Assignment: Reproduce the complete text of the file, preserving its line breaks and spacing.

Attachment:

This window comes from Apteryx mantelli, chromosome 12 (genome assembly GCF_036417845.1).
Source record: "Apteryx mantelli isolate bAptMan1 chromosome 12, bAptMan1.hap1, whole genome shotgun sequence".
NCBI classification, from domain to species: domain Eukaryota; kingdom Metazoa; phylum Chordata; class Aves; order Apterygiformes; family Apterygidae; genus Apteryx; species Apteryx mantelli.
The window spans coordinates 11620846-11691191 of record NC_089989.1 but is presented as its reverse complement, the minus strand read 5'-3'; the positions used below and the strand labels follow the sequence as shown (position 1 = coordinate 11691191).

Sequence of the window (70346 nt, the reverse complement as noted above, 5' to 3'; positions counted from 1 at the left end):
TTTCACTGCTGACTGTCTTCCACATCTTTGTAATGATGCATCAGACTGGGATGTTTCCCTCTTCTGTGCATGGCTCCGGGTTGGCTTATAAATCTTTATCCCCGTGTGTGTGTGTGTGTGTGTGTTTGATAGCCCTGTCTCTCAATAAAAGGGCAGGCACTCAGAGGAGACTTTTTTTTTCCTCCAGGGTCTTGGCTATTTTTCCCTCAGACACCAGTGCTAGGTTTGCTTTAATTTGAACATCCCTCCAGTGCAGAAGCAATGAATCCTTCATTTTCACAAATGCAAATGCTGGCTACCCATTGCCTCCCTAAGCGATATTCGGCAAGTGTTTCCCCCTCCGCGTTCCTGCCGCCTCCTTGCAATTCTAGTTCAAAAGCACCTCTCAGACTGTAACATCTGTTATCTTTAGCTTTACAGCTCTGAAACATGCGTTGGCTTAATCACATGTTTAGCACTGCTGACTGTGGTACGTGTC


This window comes from Apteryx mantelli, chromosome 12 (genome assembly GCF_036417845.1).
Source record: "Apteryx mantelli isolate bAptMan1 chromosome 12, bAptMan1.hap1, whole genome shotgun sequence".
NCBI classification, from domain to species: domain Eukaryota; kingdom Metazoa; phylum Chordata; class Aves; order Apterygiformes; family Apterygidae; genus Apteryx; species Apteryx mantelli.
The window spans coordinates 11620846-11691191 of record NC_089989.1 but is presented as its reverse complement, the minus strand read 5'-3'; the positions used below and the strand labels follow the sequence as shown (position 1 = coordinate 11691191).

Sequence of the window (70346 nt, the reverse complement as noted above, 5' to 3'; positions counted from 1 at the left end):
TTTCACTGCTGACTGTCTTCCACATCTTTGTAATGATGCATCAGACTGGGATGTTTCCCTCTTCTGTGCATGGCTCCGGGTTGGCTTATAAATCTTTATCCCCGTGTGTGTGTGTGTGTGTGTGTTTGATAGCCCTGTCTCTCAATAAAAGGGCAGGCACTCAGAGGAGACTTTTTTTTTCCTCCAGGGTCTTGGCTATTTTTCCCTCAGACACCAGTGCTAGGTTTGCTTTAATTTGAACATCCCTCCAGTGCAGAAGCAATGAATCCTTCATTTTCACAAATGCAAATGCTGGCTACCCATTGCCTCCCTAAGCGATATTCGGCAAGTGTTTCCCCCTCCGCGTTCCTGCCGCCTCCTTGCAATTCTAGTTCAAAAGCACCTCTCAGACTGTAACATCTGTTATCTTTAGCTTTACAGCTCTGAAACATGCGTTGGCTTAATCACATGTTTAGCACTGCTGACTGTGGTACGTGTC